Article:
The Highest Threat Volcanoes in the United States
In the years since the cataclysmic eruption of Mount St. Helens, scientific and technological advances in volcanology have enabled new models of volcanic risks and assessment.
One such assessment and monitoring model proposed by the USGS, the ‘National Volcano Early Warning System’, contains a very interesting list.
It is a categorization and risk assessment of volcanoes in the United States, including these which are classified as the highest threat of them all…
The NVEWS is an assessment of the United States volcanoes and their monitoring needs based on the threats posed by the 169 volcanoes which are geologically active within the nation.
Roughly half of the Nation’s 169 young volcanoes are dangerous because of the manner in which they erupt and the communities within their reach.
Volcanoes produce many kinds of destructive phenomena and operate on individual time scales, some progressing to eruption very quickly (days to weeks), others needing months to a year or more.
While we most often hear of volcanoes and eruptions in other parts of the world, there are potentially dangerous volcanoes within the United States.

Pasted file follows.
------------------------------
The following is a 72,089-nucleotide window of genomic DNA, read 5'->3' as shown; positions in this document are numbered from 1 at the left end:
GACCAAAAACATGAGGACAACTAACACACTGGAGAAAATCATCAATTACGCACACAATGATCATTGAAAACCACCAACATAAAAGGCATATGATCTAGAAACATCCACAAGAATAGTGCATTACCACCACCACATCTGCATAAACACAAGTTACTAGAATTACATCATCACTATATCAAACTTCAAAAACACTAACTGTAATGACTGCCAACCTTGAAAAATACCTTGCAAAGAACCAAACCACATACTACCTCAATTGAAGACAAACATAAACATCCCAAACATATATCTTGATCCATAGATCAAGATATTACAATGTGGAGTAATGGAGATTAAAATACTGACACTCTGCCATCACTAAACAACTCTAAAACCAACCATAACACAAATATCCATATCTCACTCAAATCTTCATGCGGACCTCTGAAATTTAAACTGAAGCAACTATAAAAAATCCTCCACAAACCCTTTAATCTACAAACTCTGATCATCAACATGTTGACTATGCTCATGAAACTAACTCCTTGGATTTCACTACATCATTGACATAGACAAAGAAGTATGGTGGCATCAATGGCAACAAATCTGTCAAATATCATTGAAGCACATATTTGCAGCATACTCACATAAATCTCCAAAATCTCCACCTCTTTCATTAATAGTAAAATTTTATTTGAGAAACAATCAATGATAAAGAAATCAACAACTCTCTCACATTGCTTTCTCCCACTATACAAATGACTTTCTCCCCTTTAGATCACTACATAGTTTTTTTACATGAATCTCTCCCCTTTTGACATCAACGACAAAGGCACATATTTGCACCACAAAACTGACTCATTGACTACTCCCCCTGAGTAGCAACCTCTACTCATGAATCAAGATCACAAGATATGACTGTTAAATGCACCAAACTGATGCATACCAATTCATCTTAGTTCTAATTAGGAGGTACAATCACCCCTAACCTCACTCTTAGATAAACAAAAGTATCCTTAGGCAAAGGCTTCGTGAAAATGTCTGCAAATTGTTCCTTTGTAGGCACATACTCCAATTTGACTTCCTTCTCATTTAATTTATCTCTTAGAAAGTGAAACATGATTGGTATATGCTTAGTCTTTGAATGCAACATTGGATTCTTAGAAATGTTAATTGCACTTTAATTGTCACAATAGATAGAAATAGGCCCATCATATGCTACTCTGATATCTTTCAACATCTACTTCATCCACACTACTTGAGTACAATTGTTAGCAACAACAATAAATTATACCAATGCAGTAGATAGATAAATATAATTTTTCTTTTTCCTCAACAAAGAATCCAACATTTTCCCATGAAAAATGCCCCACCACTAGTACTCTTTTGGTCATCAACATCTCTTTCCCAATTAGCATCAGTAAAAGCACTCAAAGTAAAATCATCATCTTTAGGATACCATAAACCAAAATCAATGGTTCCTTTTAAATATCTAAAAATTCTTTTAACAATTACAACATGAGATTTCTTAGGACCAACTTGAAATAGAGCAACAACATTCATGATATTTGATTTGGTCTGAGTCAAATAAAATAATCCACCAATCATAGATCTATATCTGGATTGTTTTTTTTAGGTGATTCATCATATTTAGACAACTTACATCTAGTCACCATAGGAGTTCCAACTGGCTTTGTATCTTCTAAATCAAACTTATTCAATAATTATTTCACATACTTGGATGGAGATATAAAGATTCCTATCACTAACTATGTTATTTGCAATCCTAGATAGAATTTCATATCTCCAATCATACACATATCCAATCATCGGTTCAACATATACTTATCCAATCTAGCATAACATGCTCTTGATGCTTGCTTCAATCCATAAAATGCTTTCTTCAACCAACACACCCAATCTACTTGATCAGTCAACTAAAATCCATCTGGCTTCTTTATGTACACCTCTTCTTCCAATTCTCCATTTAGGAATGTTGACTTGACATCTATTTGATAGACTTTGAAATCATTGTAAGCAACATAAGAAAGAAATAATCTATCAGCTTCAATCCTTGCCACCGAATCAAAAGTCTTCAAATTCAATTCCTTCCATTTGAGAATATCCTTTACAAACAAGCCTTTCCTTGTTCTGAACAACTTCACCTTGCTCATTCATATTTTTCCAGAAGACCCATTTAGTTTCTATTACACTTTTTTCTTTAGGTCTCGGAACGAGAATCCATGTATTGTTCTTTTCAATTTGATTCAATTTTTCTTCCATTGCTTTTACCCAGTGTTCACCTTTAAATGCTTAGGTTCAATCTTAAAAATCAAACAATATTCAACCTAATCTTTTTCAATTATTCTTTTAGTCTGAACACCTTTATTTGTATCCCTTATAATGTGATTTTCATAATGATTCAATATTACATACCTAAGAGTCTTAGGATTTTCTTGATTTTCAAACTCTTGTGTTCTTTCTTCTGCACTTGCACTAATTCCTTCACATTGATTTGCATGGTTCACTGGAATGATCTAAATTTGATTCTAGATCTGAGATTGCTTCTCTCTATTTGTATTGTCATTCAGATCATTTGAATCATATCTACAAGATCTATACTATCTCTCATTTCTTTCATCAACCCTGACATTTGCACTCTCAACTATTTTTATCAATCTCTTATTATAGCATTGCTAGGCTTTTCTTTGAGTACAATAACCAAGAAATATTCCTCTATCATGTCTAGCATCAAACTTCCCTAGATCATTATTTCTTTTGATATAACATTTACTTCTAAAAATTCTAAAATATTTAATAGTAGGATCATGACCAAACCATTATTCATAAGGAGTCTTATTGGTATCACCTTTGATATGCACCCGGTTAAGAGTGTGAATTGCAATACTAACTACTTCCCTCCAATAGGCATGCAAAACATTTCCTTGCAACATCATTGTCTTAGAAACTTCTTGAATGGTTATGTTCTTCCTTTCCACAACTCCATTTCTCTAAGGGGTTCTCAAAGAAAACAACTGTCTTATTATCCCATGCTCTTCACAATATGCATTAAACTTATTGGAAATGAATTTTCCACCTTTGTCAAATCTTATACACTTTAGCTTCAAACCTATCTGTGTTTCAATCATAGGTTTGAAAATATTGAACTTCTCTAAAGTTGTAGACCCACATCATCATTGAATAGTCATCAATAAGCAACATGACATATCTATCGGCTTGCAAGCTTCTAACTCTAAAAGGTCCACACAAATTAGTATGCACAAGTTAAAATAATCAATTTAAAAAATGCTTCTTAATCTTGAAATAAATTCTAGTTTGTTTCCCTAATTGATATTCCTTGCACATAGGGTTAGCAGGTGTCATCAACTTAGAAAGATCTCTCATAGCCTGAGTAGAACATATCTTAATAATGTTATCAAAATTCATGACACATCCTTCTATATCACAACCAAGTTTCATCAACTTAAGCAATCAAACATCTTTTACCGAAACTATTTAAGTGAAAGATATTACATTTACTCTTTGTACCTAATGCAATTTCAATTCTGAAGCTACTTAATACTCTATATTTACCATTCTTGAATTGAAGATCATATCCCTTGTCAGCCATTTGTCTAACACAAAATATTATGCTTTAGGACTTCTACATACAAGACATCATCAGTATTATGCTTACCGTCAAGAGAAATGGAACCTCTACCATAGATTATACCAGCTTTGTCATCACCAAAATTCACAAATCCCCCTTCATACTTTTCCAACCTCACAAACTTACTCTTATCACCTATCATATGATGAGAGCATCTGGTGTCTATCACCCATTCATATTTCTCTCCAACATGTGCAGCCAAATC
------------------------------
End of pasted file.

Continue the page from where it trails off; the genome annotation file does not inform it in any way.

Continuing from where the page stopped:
The USGS NVEWS list was created by analyzing and weighing many factors of each individual volcano. Some of these eruptive hazards and factors include…
Occurrence of unrest
Frequency of past eruptions
Tendency toward explosivity
Airborne-ash hazard to aviation
Carbon-dioxide degassing from soils and lakes
Far-reaching lateral blasts
Scope of volcanic mudflows
People and property risk
Power generation/transmission hazards
Most Dangerous Volcanoes in the U.S.
Mount St. Helens
Lassen Volcanic Center
Mono Lake Volcanic Field
Do you live near any of these volcanoes? Even if you don’t, you could be affected by an eruption. It’s always good to know the threats around you…
You could actually include the whole Long Valley Caldera rather than just Momo-Inyo and Momo Lake. Long Valley is under close U.S.G.S. scrutiny.
The series of novels “Deep Winter”, “Shatter”, and “Remnant” tell a good tale of what could happen following an eruption of Mt. Rainier. Thomas Sherry is the author.
Past Yellowstone eruptions have been calculated to be at 2.1 million years ago, the next one 800 thousand years later at 1.3 million years ago, the next one 660 thousand years later at 640 thousand years ago. The shortest interval between those raw numbers is the 660 thousand year gap between the last 2 eruptions.
But if you look at the decreasing interval between eruptions, the next eruption should have happened already, at approx. 550 thousand years after the last one, or 90 thousand years ago.
So are we way-overdue for a big one?
That’s an interesting way to look at it. Logical. One never knows I suppose until the earthquake swarms and uplift suddenly get under way. Hopefully not in my lifetime though ;)
Stand my Ground, Yes, it was a terrible frightening day when Mt St Helens exploded. It was just happenstance that my parents bought the house when they did many years earlier. Have been doing some research. If there’s time later today I’ll write up what I’ve found and put it here.